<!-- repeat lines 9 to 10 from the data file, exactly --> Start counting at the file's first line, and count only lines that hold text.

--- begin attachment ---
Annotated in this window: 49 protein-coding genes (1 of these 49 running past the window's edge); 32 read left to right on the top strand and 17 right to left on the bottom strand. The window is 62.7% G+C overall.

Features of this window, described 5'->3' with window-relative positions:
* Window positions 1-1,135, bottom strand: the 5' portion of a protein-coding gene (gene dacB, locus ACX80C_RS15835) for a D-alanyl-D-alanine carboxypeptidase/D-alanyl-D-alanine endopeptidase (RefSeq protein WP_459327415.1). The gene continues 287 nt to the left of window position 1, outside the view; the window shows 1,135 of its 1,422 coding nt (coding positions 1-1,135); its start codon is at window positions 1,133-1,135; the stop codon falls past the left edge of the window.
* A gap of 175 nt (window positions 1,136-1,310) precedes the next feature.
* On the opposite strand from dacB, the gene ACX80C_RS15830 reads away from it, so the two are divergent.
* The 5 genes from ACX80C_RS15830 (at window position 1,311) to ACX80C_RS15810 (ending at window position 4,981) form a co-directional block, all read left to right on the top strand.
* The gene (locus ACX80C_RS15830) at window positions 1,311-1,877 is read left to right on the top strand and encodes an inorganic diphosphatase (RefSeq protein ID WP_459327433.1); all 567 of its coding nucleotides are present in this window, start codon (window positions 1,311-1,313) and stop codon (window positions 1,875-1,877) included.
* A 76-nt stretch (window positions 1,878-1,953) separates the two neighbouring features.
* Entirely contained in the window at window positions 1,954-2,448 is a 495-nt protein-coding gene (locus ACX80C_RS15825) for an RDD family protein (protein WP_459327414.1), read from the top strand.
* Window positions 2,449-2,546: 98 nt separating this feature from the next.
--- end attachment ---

* Entirely contained in the window at window positions 1,954-2,448 is a 495-nt protein-coding gene (locus ACX80C_RS15825) for an RDD family protein (protein WP_459327414.1), read from the top strand.
* Window positions 2,449-2,546: 98 nt separating this feature from the next.